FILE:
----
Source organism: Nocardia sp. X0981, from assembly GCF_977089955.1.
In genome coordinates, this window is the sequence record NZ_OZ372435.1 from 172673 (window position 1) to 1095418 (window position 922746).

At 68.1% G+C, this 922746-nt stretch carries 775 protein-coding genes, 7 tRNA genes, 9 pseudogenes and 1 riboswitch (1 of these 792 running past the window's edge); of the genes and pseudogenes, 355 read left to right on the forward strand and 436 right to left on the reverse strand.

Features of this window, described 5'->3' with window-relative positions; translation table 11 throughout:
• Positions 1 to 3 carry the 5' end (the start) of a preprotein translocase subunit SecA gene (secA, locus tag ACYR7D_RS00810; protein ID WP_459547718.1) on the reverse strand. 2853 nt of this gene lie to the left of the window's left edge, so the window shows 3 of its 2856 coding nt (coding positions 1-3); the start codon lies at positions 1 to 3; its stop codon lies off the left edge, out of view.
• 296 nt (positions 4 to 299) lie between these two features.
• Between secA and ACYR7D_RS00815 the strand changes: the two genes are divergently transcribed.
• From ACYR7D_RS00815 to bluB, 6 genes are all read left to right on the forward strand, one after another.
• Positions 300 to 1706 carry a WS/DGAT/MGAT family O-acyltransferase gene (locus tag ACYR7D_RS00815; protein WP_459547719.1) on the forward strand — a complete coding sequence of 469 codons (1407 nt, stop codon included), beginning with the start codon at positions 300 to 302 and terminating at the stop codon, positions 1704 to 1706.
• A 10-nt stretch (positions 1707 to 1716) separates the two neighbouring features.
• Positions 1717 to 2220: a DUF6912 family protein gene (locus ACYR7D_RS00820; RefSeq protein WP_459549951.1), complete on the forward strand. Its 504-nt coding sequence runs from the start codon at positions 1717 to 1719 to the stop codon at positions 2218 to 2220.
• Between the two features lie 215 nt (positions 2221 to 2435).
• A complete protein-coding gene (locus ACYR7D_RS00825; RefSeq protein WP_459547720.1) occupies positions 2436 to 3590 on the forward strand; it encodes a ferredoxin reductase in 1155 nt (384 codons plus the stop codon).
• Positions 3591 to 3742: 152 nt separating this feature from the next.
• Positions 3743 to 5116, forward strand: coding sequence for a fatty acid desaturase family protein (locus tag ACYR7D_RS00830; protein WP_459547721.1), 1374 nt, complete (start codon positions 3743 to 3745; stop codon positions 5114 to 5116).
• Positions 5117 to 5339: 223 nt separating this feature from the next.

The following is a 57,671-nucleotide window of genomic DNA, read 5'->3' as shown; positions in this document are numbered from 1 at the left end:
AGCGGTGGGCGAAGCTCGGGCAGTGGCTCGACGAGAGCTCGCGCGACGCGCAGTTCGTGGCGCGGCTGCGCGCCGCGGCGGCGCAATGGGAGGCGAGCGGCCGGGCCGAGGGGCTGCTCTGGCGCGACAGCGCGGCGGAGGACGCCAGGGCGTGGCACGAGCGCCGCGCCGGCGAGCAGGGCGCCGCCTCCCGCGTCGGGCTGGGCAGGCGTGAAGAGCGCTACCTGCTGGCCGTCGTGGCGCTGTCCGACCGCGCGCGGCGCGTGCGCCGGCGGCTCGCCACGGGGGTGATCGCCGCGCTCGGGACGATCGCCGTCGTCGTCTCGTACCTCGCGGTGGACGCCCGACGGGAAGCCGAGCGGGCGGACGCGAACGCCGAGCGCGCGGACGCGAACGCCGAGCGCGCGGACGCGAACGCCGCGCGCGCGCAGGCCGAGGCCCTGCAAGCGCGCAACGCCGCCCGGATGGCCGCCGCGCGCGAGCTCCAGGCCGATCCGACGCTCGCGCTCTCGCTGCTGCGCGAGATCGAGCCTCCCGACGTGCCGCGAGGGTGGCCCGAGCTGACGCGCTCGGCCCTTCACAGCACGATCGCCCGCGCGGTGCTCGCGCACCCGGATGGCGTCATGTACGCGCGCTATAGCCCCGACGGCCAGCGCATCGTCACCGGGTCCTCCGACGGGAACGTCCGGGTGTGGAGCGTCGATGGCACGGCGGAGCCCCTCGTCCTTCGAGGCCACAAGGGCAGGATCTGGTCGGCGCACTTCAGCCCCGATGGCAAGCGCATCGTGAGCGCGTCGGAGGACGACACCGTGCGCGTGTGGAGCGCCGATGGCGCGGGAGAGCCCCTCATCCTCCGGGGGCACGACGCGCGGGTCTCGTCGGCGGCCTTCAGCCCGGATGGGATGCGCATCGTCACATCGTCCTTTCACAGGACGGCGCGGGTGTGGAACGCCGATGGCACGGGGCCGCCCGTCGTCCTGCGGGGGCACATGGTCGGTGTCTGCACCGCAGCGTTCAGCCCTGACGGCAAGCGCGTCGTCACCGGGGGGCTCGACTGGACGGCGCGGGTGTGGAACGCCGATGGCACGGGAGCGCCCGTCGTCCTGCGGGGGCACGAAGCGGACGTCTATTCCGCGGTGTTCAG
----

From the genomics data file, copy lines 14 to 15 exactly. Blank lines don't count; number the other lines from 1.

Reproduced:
• Positions 3591 to 3742: 152 nt separating this feature from the next.
• Positions 3743 to 5116, forward strand: coding sequence for a fatty acid desaturase family protein (locus tag ACYR7D_RS00830; protein WP_459547721.1), 1374 nt, complete (start codon positions 3743 to 3745; stop codon positions 5114 to 5116).